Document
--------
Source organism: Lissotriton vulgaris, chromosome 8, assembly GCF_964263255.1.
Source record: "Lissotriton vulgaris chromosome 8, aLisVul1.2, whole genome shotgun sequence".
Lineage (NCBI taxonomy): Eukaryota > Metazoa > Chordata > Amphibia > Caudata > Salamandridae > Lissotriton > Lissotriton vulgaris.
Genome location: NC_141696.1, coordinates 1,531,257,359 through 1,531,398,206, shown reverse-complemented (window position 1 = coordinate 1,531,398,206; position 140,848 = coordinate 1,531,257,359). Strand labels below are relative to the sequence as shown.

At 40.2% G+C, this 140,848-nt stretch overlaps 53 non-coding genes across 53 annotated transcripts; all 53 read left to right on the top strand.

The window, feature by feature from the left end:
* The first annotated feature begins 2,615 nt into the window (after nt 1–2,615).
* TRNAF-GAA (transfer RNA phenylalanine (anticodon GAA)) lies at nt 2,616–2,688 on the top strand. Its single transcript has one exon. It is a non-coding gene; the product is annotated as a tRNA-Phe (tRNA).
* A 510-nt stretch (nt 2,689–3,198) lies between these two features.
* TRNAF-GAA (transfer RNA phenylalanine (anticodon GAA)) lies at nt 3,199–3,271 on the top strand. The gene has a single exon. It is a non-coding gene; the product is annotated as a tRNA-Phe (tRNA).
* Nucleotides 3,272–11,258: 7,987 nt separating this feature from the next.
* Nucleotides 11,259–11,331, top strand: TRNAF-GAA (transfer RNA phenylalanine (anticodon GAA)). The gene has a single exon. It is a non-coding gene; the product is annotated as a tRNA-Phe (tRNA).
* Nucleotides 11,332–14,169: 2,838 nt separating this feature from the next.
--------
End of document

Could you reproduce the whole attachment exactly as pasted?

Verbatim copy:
Source organism: Lissotriton vulgaris, chromosome 8, assembly GCF_964263255.1.
Source record: "Lissotriton vulgaris chromosome 8, aLisVul1.2, whole genome shotgun sequence".
Lineage (NCBI taxonomy): Eukaryota > Metazoa > Chordata > Amphibia > Caudata > Salamandridae > Lissotriton > Lissotriton vulgaris.
Genome location: NC_141696.1, coordinates 1,531,257,359 through 1,531,398,206, shown reverse-complemented (window position 1 = coordinate 1,531,398,206; position 140,848 = coordinate 1,531,257,359). Strand labels below are relative to the sequence as shown.

At 40.2% G+C, this 140,848-nt stretch overlaps 53 non-coding genes across 53 annotated transcripts; all 53 read left to right on the top strand.

The window, feature by feature from the left end:
* The first annotated feature begins 2,615 nt into the window (after nt 1–2,615).
* TRNAF-GAA (transfer RNA phenylalanine (anticodon GAA)) lies at nt 2,616–2,688 on the top strand. Its single transcript has one exon. It is a non-coding gene; the product is annotated as a tRNA-Phe (tRNA).
* A 510-nt stretch (nt 2,689–3,198) lies between these two features.
* TRNAF-GAA (transfer RNA phenylalanine (anticodon GAA)) lies at nt 3,199–3,271 on the top strand. The gene has a single exon. It is a non-coding gene; the product is annotated as a tRNA-Phe (tRNA).
* Nucleotides 3,272–11,258: 7,987 nt separating this feature from the next.
* Nucleotides 11,259–11,331, top strand: TRNAF-GAA (transfer RNA phenylalanine (anticodon GAA)). The gene has a single exon. It is a non-coding gene; the product is annotated as a tRNA-Phe (tRNA).
* Nucleotides 11,332–14,169: 2,838 nt separating this feature from the next.